It took me 40 years after a near-death experience to get my life back to normal. And if I hadn’t taken a genetic test to help identify which medications would be best for me, I have no doubt I would still be in a world of hurt.
In September 1978 I was in a near-fatal car accident. I felt lucky to be alive, and I was. But three months later, I realized the accident was far from behind me when I had my first severe migraine attack that caused massive pain in my jaw and visual disturbances known as “migraine aura.” These attacks completely disrupted my life at home and work.
It will come as a surprise to no one that my misery made me awful company to my wife and family. When they tried to help me, I would be curt and grumpy – it took all my energy to just bear the pain. All I could do was retreat into a dark room and wait for the fog to lift. This would go on for days.
Working was impossible too. I love my job designing stage equipment for the audio touring industry. I design sheet metal configurations for sound systems used by big touring bands, Broadway theaters, and major cruise lines. Knowing that my work results in so many people enjoying live music and entertainment is pretty cool, but it also involves sitting at a computer for eight hours daily, pouring over detailed calculations in design software applications. And the accuracy of my work suffers immensely when my head feels like it’s melting from the back to the front.
By the time I was 30, the periodic, yet debilitating migraines had progressed to a monthly occurrence. A clear pattern of treatment had emerged that I called the medication merry-go-round. I would try a new prescription medication and have adverse reactions ranging from intolerable to utterly debilitating.
It was obvious my brain was misfiring big time and I finally reached a breaking point: at age 55, it was not uncommon for me to have migraine attacks more than four times a month. For years my wife had been urging me to see Dr. Robert Pollack, a psychiatrist who had treated her successfully by using Genomind’s Genecept Assay to help determine the best course of treatment. With nothing to lose, I heeded her advice and my only regret now is that I didn’t listen to her sooner.
The test results showed I had genetic markers suggesting I would likely respond well to an anti-seizure medication. Even though the test results were not specifically related to my migraine treatment, Dr. Pollack saw enough overlap between my genes and the mechanism of the drug he was considering, that he thought it was worth a shot to try this new medication. The test also indicated that my genetic makeup made me particularly ill-suited to another medication I had been taking for over 10 years.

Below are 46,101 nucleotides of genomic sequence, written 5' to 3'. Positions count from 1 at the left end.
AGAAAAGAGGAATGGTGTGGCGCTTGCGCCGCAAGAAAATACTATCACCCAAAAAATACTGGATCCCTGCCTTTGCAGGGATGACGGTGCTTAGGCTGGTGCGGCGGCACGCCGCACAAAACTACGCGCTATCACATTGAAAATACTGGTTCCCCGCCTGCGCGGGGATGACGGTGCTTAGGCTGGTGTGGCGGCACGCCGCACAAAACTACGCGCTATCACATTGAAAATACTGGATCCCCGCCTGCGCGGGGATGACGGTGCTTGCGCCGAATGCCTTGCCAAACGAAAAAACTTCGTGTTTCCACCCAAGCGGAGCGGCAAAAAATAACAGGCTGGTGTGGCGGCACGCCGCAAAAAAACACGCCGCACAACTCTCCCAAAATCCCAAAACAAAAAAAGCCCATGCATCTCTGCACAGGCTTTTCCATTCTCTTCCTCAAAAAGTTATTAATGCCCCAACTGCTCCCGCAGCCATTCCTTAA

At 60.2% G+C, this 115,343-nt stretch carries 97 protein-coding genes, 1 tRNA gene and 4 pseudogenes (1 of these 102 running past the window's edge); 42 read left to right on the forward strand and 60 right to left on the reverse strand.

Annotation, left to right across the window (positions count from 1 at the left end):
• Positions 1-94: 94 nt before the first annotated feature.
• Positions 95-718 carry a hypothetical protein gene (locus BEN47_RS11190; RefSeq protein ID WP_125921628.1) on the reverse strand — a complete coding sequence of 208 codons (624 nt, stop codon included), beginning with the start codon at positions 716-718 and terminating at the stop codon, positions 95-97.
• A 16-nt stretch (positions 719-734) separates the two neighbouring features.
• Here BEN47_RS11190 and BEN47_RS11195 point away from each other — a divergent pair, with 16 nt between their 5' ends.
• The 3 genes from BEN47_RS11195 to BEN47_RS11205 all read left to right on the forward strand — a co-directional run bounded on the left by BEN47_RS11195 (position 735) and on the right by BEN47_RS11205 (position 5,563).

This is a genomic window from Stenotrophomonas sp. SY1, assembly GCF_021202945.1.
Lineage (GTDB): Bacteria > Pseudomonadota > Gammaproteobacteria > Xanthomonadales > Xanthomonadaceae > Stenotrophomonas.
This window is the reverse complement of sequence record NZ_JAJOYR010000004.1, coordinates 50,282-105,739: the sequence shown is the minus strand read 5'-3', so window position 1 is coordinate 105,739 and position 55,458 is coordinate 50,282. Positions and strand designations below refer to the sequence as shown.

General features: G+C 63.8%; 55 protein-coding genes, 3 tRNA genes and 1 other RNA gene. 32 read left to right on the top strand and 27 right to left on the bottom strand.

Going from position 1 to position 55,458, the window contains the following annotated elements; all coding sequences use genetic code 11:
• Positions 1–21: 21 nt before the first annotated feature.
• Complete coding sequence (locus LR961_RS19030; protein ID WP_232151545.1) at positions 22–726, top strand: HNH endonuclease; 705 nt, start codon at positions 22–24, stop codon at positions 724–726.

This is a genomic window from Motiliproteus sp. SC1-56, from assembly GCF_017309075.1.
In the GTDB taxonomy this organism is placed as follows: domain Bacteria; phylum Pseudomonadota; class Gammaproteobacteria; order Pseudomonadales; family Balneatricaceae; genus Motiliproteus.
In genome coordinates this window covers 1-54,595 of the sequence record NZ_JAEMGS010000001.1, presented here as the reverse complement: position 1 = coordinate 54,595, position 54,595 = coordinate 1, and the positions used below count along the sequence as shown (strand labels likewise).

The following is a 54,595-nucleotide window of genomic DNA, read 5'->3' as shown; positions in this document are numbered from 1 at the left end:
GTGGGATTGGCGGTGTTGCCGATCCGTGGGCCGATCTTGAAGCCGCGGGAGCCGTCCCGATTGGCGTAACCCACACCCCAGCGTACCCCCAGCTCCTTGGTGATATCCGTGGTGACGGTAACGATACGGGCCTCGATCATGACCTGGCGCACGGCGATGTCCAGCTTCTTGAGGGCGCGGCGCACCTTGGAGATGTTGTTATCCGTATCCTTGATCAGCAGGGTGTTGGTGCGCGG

In the ten months since I stopped taking the second medication, and began taking the anti-seizure one Dr. Pollack subsequently prescribed, I’ve only had two very minor and manageable attacks. The kind that were easily treated with over-the-counter medications and quickly dissipated.
When I say the Genecept Assay gave me my life back, I really mean it. To finally say goodbye to the pain and disruptions to work and relationships is truly amazing.
[Editor’s note: Scientists know that pain tolerance is partly determined by genetic factors. Understand more about the connection and get answers to questions such as “is high pain tolerance genetic?” in this blog.]
Larry Bone is a longtime resident of Cape Coral, Florida, where he has lived for 6 years with his wife, Marjorie, and his dog Duke. Over his 35-year career as a mechanical designer, he has designed and developed a host of products and materials, including packaging for popular candies, sheet metal for entertainment systems, and cables and connectors for radar systems.
Disclaimer from Genomind:
The Genecept Assay® is a genetic test created to assist clinicians in optimizing treatment decisions for patients with mental illness. Due to the overlap between psychiatry and neurology and frequent comorbidity observed, clinicians may occasionally use this testing to address other neurological conditions outside of mental illness.